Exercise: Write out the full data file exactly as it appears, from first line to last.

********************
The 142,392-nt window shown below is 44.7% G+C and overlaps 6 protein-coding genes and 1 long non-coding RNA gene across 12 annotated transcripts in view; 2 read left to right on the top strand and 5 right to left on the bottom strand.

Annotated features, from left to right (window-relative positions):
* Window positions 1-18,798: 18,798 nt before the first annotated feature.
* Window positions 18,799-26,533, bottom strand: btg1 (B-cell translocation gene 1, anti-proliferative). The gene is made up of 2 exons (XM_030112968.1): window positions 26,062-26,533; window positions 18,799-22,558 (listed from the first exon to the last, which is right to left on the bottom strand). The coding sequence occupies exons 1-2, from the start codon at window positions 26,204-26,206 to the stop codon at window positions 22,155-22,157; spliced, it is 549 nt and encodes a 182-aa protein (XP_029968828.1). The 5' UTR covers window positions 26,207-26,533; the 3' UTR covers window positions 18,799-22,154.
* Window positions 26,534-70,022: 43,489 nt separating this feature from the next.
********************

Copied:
The 142,392-nt window shown below is 44.7% G+C and overlaps 6 protein-coding genes and 1 long non-coding RNA gene across 12 annotated transcripts in view; 2 read left to right on the top strand and 5 right to left on the bottom strand.

Annotated features, from left to right (window-relative positions):
* Window positions 1-18,798: 18,798 nt before the first annotated feature.
* Window positions 18,799-26,533, bottom strand: btg1 (B-cell translocation gene 1, anti-proliferative). The gene is made up of 2 exons (XM_030112968.1): window positions 26,062-26,533; window positions 18,799-22,558 (listed from the first exon to the last, which is right to left on the bottom strand). The coding sequence occupies exons 1-2, from the start codon at window positions 26,204-26,206 to the stop codon at window positions 22,155-22,157; spliced, it is 549 nt and encodes a 182-aa protein (XP_029968828.1). The 5' UTR covers window positions 26,207-26,533; the 3' UTR covers window positions 18,799-22,154.
* Window positions 26,534-70,022: 43,489 nt separating this feature from the next.